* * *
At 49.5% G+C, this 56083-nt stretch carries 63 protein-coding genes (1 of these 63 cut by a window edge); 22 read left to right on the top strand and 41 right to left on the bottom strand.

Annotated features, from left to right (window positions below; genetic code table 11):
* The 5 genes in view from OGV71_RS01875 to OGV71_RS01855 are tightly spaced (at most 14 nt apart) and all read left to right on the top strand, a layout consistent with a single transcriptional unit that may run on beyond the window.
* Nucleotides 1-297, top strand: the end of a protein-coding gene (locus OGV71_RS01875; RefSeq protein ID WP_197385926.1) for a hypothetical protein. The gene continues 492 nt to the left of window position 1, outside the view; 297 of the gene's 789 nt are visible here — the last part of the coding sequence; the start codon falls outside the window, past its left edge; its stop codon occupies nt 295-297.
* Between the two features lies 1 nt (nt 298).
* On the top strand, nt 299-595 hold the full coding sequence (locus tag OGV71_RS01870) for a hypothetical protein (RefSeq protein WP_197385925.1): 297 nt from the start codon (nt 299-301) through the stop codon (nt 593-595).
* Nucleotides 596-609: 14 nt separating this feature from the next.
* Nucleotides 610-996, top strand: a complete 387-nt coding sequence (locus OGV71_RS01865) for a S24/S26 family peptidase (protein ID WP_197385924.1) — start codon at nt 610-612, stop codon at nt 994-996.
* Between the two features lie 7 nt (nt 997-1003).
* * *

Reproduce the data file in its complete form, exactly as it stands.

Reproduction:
At 49.5% G+C, this 56083-nt stretch carries 63 protein-coding genes (1 of these 63 cut by a window edge); 22 read left to right on the top strand and 41 right to left on the bottom strand.

Annotated features, from left to right (window positions below; genetic code table 11):
* The 5 genes in view from OGV71_RS01875 to OGV71_RS01855 are tightly spaced (at most 14 nt apart) and all read left to right on the top strand, a layout consistent with a single transcriptional unit that may run on beyond the window.
* Nucleotides 1-297, top strand: the end of a protein-coding gene (locus OGV71_RS01875; RefSeq protein ID WP_197385926.1) for a hypothetical protein. The gene continues 492 nt to the left of window position 1, outside the view; 297 of the gene's 789 nt are visible here — the last part of the coding sequence; the start codon falls outside the window, past its left edge; its stop codon occupies nt 295-297.
* Between the two features lies 1 nt (nt 298).
* On the top strand, nt 299-595 hold the full coding sequence (locus tag OGV71_RS01870) for a hypothetical protein (RefSeq protein WP_197385925.1): 297 nt from the start codon (nt 299-301) through the stop codon (nt 593-595).
* Nucleotides 596-609: 14 nt separating this feature from the next.
* Nucleotides 610-996, top strand: a complete 387-nt coding sequence (locus OGV71_RS01865) for a S24/S26 family peptidase (protein ID WP_197385924.1) — start codon at nt 610-612, stop codon at nt 994-996.
* Between the two features lie 7 nt (nt 997-1003).